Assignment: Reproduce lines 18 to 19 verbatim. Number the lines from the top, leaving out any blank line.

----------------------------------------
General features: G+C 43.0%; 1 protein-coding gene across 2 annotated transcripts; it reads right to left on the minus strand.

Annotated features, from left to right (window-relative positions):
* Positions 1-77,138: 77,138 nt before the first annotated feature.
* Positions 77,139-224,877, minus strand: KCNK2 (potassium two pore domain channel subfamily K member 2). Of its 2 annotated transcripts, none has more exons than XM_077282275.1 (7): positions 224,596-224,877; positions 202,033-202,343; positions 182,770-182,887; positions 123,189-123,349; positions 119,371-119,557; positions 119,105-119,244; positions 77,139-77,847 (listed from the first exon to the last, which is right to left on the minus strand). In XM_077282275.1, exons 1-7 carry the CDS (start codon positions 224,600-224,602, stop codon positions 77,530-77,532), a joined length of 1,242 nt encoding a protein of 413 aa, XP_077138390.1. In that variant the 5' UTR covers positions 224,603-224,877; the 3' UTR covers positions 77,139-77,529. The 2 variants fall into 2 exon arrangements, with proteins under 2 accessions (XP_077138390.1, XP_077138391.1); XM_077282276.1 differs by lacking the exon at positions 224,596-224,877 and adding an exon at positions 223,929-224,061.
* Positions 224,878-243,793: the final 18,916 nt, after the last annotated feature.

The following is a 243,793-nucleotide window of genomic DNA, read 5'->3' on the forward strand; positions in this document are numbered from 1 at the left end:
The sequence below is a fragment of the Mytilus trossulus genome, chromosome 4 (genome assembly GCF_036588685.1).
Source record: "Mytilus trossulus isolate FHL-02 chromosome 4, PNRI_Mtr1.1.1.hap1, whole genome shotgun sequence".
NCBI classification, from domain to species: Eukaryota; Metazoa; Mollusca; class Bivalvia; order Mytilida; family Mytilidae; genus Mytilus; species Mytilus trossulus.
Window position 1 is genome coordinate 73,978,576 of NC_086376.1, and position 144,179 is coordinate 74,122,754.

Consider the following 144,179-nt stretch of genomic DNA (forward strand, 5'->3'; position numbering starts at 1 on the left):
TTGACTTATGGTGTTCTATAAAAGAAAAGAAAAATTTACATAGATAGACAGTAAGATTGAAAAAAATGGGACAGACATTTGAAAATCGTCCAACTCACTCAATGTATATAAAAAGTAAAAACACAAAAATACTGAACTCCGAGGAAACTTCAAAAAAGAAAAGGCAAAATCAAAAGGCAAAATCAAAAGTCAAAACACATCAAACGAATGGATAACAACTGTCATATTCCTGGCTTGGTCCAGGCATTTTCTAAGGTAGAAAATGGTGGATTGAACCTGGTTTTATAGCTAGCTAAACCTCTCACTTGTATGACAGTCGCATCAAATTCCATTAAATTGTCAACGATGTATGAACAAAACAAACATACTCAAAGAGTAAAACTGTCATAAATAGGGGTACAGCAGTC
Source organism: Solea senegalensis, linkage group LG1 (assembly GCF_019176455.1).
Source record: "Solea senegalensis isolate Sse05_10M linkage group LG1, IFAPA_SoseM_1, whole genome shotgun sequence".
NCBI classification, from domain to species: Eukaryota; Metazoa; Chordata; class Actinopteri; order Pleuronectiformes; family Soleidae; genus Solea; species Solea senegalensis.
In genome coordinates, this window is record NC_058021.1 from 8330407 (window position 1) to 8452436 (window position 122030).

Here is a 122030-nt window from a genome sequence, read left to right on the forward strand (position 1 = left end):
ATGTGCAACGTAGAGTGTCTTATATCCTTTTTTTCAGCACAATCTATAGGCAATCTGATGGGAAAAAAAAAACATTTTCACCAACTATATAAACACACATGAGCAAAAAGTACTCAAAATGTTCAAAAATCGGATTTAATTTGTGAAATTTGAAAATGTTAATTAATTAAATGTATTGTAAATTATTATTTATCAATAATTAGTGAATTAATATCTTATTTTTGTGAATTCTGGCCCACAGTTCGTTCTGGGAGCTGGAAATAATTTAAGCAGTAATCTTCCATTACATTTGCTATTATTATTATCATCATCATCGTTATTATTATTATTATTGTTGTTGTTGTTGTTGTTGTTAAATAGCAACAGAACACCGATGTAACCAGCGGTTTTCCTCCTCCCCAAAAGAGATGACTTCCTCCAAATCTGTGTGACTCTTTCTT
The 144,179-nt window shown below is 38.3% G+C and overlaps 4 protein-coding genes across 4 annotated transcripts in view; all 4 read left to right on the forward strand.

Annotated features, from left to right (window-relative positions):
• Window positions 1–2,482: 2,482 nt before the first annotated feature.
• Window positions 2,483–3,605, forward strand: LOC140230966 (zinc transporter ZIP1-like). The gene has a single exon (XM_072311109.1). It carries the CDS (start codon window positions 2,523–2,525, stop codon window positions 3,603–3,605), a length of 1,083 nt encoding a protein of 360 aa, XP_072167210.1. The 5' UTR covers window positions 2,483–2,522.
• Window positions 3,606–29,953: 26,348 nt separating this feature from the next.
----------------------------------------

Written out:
ATGTGCAACGTAGAGTGTCTTATATCCTTTTTTTCAGCACAATCTATAGGCAATCTGATGGGAAAAAAAAAACATTTTCACCAACTATATAAACACACATGAGCAAAAAGTACTCAAAATGTTCAAAAATCGGATTTAATTTGTGAAATTTGAAAATGTTAATTAATTAAATGTATTGTAAATTATTATTTATCAATAATTAGTGAATTAATATCTTATTTTTGTGAATTCTGGCCCACAGTTCGTTCTGGGAGCTGGAAATAATTTAAGCAGTAATCTTCCATTACATTTGCTATTATTATTATCATCATCATCGTTATTATTATTATTATTGTTGTTGTTGTTGTTGTTGTTAAATAGCAACAGAACACCGATGTAACCAGCGGTTTTCCTCCTCCCCAAAAGAGATGACTTCCTCCAAATCTGTGTGACTCTTTCTT
The 144,179-nt window shown below is 38.3% G+C and overlaps 4 protein-coding genes across 4 annotated transcripts in view; all 4 read left to right on the forward strand.